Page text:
Go backAdvancing Cancer Knowledge Through Garden Weeds?
Hard to believe that a common weed could give scientists advanced information about aging and cancer development. But it can, according to a team led by scientists from Texas A&M University and the University of Cincinnati.
Arabidopsis, a plant found throughout the world, exhibits a new set of essential telomere proteins. Located at each end of a chromosome and composed of DNA and protein, the main function of telomeres is to protect the ends of the chromosome, but they also play a key role in cell division and, researchers believe, cellular lifespan.
After finding these telomeres in the plant, the multi-institutional team then identified the human counterpart, a discovery that could be beneficial in understanding human cancers and cellular aging. Their work is published in the current issue of the journal "Molecular Cell" and was funded by the National Institutes of Health.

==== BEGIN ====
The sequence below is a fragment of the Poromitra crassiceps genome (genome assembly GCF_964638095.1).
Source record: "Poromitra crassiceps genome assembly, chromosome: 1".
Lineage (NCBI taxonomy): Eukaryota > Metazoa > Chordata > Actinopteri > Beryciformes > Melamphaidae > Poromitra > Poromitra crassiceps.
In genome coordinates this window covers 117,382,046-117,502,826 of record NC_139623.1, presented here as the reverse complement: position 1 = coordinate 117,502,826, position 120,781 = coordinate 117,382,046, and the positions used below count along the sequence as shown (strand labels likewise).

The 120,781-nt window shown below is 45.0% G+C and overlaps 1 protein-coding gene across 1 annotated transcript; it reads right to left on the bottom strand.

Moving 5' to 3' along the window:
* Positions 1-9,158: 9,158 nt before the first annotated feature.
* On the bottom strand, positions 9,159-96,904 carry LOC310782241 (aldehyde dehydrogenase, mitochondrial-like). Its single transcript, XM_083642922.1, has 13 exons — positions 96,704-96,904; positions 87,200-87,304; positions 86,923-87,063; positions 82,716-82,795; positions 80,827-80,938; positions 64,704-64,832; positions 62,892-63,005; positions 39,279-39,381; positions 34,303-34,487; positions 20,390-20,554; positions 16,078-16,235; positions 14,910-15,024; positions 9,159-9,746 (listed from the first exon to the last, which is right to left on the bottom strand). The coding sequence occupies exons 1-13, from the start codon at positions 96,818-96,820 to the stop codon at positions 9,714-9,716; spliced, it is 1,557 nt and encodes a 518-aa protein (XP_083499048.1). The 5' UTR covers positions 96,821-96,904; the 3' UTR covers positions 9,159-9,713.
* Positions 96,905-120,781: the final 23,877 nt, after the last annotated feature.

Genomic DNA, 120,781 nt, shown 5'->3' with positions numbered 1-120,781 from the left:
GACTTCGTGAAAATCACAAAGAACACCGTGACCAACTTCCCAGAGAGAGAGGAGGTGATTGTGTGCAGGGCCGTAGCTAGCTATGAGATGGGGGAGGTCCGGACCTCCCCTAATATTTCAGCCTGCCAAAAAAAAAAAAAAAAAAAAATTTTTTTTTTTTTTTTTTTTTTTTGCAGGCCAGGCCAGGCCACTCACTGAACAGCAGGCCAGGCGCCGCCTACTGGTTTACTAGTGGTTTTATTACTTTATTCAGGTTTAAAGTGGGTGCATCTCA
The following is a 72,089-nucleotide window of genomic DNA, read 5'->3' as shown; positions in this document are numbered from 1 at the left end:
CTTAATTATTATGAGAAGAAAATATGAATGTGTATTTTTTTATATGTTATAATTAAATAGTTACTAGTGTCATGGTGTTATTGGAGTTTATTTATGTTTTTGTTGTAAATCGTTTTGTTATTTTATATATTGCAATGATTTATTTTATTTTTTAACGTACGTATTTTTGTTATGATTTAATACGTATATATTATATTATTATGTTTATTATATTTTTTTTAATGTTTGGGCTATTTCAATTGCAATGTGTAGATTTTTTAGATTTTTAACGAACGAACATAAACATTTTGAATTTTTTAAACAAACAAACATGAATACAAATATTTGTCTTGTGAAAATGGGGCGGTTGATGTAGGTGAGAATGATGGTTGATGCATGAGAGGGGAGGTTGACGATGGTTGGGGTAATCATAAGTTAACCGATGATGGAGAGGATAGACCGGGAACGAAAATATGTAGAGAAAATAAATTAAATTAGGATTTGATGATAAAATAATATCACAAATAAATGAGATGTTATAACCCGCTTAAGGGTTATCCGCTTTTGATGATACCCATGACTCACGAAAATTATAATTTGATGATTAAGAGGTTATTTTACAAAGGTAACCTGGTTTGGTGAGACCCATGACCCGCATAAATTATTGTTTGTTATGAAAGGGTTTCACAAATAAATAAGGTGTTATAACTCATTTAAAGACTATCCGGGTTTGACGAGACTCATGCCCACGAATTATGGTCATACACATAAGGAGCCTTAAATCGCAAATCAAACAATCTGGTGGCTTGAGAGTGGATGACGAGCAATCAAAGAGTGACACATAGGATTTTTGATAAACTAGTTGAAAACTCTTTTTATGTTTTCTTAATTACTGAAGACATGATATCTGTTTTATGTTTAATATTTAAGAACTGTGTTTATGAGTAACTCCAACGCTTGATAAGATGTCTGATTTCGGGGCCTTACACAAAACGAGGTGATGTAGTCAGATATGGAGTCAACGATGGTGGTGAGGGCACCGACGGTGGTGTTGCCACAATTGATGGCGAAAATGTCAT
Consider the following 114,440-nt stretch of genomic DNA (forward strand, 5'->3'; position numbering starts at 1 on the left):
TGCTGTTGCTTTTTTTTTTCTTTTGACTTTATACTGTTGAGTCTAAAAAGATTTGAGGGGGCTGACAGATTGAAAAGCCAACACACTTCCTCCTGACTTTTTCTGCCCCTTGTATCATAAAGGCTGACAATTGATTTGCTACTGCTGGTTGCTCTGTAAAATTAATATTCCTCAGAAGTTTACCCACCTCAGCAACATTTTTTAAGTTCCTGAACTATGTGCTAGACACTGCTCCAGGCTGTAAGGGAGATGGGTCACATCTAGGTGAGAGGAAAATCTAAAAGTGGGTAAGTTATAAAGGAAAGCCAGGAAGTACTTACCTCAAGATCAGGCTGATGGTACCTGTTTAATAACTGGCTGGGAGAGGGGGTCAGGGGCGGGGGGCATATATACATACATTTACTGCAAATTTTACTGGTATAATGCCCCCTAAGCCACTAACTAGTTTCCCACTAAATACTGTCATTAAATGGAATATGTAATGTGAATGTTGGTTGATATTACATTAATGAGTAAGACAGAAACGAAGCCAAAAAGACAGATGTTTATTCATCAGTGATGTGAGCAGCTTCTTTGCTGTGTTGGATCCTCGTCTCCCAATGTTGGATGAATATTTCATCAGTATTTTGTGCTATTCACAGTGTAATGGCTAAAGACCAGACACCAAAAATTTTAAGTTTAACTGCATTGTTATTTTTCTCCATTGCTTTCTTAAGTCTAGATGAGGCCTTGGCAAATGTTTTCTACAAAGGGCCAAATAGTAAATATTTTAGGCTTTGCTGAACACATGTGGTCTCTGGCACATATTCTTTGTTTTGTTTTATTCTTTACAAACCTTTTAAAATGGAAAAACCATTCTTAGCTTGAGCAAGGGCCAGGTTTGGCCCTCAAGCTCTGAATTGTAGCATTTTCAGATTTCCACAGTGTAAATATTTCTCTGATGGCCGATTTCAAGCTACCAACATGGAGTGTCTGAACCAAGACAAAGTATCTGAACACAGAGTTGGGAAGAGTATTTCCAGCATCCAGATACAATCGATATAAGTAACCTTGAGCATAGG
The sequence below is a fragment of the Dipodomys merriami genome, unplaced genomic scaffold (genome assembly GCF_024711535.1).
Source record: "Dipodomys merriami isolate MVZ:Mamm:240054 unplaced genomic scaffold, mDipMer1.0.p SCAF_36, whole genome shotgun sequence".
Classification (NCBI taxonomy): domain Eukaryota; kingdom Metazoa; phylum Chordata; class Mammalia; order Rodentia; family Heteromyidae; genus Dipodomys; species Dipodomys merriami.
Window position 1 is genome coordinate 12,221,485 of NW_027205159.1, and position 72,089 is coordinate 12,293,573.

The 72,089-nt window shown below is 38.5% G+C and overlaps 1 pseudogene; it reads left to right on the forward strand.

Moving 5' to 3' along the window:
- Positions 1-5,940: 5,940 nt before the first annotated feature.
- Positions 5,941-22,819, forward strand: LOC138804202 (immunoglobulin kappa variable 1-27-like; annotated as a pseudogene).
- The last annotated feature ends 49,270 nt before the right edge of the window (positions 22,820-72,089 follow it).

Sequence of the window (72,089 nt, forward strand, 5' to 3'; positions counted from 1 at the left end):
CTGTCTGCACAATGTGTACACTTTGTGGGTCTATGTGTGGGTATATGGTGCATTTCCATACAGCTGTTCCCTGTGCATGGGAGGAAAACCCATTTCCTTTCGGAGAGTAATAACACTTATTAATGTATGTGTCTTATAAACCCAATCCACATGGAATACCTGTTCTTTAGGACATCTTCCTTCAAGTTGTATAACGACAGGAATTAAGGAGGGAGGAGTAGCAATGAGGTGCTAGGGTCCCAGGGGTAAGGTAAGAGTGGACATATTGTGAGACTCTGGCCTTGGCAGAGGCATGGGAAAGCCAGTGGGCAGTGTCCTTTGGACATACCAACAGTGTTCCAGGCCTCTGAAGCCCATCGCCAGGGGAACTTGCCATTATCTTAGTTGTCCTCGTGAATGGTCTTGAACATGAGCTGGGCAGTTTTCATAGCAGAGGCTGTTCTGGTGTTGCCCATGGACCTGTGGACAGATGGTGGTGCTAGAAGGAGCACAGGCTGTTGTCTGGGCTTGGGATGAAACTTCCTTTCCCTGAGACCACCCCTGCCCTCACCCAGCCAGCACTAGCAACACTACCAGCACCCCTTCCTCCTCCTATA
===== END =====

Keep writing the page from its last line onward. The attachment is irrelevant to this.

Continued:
This finding could pave the way for several new lines of study. "At the very least, it will give us a better understanding of the fundamental composition of telomeres and how they function," notes Dorothy Shippen, professor of biophysics and biochemistry at Texas A&M. Another researcher adds, "It could also give us new insight into how damaged telomeres block cell division." And the more we understand about cell division as it relates to cancer, the better.
The Arabidopsis plant is found worldwide and is related to the radish, cabbage and mustard plant family. Because of its genetic makeup, it has been used for decades as a model organism for studies in the cellular and molecular biology of flowering plants.
A full report can be found at Science Daily.
October 30, 2009